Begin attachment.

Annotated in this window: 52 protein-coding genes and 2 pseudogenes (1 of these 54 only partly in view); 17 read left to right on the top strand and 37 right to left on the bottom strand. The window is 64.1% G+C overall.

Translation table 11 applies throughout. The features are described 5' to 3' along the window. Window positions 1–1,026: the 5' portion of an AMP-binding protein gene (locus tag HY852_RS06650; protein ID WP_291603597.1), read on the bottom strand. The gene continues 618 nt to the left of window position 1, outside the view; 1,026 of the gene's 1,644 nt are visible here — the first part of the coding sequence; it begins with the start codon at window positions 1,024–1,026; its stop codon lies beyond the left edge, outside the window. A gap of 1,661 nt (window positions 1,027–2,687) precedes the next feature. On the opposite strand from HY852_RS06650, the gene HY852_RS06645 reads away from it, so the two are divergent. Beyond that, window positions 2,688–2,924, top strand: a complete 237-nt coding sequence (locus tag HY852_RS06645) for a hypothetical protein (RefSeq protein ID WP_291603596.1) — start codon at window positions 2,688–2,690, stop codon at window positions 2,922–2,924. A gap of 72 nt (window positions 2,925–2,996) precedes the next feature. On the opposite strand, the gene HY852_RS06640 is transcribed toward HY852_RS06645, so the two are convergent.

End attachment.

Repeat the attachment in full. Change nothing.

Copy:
Annotated in this window: 52 protein-coding genes and 2 pseudogenes (1 of these 54 only partly in view); 17 read left to right on the top strand and 37 right to left on the bottom strand. The window is 64.1% G+C overall.

Translation table 11 applies throughout. The features are described 5' to 3' along the window. Window positions 1–1,026: the 5' portion of an AMP-binding protein gene (locus tag HY852_RS06650; protein ID WP_291603597.1), read on the bottom strand. The gene continues 618 nt to the left of window position 1, outside the view; 1,026 of the gene's 1,644 nt are visible here — the first part of the coding sequence; it begins with the start codon at window positions 1,024–1,026; its stop codon lies beyond the left edge, outside the window. A gap of 1,661 nt (window positions 1,027–2,687) precedes the next feature. On the opposite strand from HY852_RS06650, the gene HY852_RS06645 reads away from it, so the two are divergent. Beyond that, window positions 2,688–2,924, top strand: a complete 237-nt coding sequence (locus tag HY852_RS06645) for a hypothetical protein (RefSeq protein ID WP_291603596.1) — start codon at window positions 2,688–2,690, stop codon at window positions 2,922–2,924. A gap of 72 nt (window positions 2,925–2,996) precedes the next feature. On the opposite strand, the gene HY852_RS06640 is transcribed toward HY852_RS06645, so the two are convergent.